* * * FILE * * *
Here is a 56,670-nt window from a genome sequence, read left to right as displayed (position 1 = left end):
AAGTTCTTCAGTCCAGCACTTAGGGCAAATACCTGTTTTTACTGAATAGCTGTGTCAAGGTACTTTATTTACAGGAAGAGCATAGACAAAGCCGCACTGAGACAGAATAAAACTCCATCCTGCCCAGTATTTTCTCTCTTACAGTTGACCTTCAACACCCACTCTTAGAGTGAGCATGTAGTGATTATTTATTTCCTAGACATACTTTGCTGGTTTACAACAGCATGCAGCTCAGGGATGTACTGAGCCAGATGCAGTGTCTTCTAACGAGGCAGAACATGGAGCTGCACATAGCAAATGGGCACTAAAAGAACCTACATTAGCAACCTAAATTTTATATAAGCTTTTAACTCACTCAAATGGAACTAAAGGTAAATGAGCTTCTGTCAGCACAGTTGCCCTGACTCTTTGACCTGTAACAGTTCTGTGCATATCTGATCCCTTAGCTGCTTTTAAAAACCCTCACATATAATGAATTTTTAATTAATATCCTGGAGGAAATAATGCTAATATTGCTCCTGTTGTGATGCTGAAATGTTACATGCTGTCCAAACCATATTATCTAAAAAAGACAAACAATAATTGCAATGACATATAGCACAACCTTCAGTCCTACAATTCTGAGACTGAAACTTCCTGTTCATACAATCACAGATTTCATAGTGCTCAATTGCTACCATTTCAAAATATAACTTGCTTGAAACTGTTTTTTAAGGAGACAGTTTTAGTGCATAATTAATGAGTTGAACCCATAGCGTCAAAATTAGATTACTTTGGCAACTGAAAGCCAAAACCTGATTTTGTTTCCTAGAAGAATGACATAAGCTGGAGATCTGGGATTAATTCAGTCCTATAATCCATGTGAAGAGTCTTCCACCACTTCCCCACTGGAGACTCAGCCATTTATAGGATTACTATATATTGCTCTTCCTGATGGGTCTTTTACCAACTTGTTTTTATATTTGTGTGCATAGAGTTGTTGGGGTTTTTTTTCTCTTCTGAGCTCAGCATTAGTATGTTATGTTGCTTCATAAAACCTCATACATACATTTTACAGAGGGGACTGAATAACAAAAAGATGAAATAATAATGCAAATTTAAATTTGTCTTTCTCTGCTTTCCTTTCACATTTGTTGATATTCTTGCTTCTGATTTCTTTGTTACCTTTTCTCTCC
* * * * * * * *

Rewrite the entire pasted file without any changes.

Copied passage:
Here is a 56,670-nt window from a genome sequence, read left to right as displayed (position 1 = left end):
AAGTTCTTCAGTCCAGCACTTAGGGCAAATACCTGTTTTTACTGAATAGCTGTGTCAAGGTACTTTATTTACAGGAAGAGCATAGACAAAGCCGCACTGAGACAGAATAAAACTCCATCCTGCCCAGTATTTTCTCTCTTACAGTTGACCTTCAACACCCACTCTTAGAGTGAGCATGTAGTGATTATTTATTTCCTAGACATACTTTGCTGGTTTACAACAGCATGCAGCTCAGGGATGTACTGAGCCAGATGCAGTGTCTTCTAACGAGGCAGAACATGGAGCTGCACATAGCAAATGGGCACTAAAAGAACCTACATTAGCAACCTAAATTTTATATAAGCTTTTAACTCACTCAAATGGAACTAAAGGTAAATGAGCTTCTGTCAGCACAGTTGCCCTGACTCTTTGACCTGTAACAGTTCTGTGCATATCTGATCCCTTAGCTGCTTTTAAAAACCCTCACATATAATGAATTTTTAATTAATATCCTGGAGGAAATAATGCTAATATTGCTCCTGTTGTGATGCTGAAATGTTACATGCTGTCCAAACCATATTATCTAAAAAAGACAAACAATAATTGCAATGACATATAGCACAACCTTCAGTCCTACAATTCTGAGACTGAAACTTCCTGTTCATACAATCACAGATTTCATAGTGCTCAATTGCTACCATTTCAAAATATAACTTGCTTGAAACTGTTTTTTAAGGAGACAGTTTTAGTGCATAATTAATGAGTTGAACCCATAGCGTCAAAATTAGATTACTTTGGCAACTGAAAGCCAAAACCTGATTTTGTTTCCTAGAAGAATGACATAAGCTGGAGATCTGGGATTAATTCAGTCCTATAATCCATGTGAAGAGTCTTCCACCACTTCCCCACTGGAGACTCAGCCATTTATAGGATTACTATATATTGCTCTTCCTGATGGGTCTTTTACCAACTTGTTTTTATATTTGTGTGCATAGAGTTGTTGGGGTTTTTTTTCTCTTCTGAGCTCAGCATTAGTATGTTATGTTGCTTCATAAAACCTCATACATACATTTTACAGAGGGGACTGAATAACAAAAAGATGAAATAATAATGCAAATTTAAATTTGTCTTTCTCTGCTTTCCTTTCACATTTGTTGATATTCTTGCTTCTGATTTCTTTGTTACCTTTTCTCTCC